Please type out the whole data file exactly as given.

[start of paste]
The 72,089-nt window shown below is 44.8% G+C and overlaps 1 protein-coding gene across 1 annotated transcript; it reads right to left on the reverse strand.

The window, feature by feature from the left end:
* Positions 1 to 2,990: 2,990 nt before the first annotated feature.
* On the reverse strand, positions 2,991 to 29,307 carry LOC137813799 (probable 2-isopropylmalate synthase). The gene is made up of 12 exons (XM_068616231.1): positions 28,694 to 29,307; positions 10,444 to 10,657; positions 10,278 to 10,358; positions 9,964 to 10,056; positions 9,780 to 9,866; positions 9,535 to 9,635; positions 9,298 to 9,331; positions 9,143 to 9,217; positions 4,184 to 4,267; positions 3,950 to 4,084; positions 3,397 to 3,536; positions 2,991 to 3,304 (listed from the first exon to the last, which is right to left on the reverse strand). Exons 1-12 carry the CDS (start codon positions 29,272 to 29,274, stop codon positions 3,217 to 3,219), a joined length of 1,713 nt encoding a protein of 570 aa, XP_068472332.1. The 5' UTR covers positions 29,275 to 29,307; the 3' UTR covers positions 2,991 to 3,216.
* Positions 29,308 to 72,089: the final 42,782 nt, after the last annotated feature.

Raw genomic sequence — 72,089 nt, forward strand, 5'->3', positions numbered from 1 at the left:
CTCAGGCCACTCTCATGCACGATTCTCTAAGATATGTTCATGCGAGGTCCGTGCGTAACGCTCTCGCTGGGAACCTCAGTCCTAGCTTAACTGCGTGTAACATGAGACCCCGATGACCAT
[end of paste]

The 72,089-nt window shown below is 44.8% G+C and overlaps 1 protein-coding gene across 1 annotated transcript; it reads right to left on the reverse strand.

The window, feature by feature from the left end:
* Positions 1 to 2,990: 2,990 nt before the first annotated feature.
* On the reverse strand, positions 2,991 to 29,307 carry LOC137813799 (probable 2-isopropylmalate synthase). The gene is made up of 12 exons (XM_068616231.1): positions 28,694 to 29,307; positions 10,444 to 10,657; positions 10,278 to 10,358; positions 9,964 to 10,056; positions 9,780 to 9,866; positions 9,535 to 9,635; positions 9,298 to 9,331; positions 9,143 to 9,217; positions 4,184 to 4,267; positions 3,950 to 4,084; positions 3,397 to 3,536; positions 2,991 to 3,304 (listed from the first exon to the last, which is right to left on the reverse strand). Exons 1-12 carry the CDS (start codon positions 29,272 to 29,274, stop codon positions 3,217 to 3,219), a joined length of 1,713 nt encoding a protein of 570 aa, XP_068472332.1. The 5' UTR covers positions 29,275 to 29,307; the 3' UTR covers positions 2,991 to 3,216.
* Positions 29,308 to 72,089: the final 42,782 nt, after the last annotated feature.

Raw genomic sequence — 72,089 nt, forward strand, 5'->3', positions numbered from 1 at the left:
CTCAGGCCACTCTCATGCACGATTCTCTAAGATATGTTCATGCGAGGTCCGTGCGTAACGCTCTCGCTGGGAACCTCAGTCCTAGCTTAACTGCGTGTAACATGAGACCCCGATGACCAT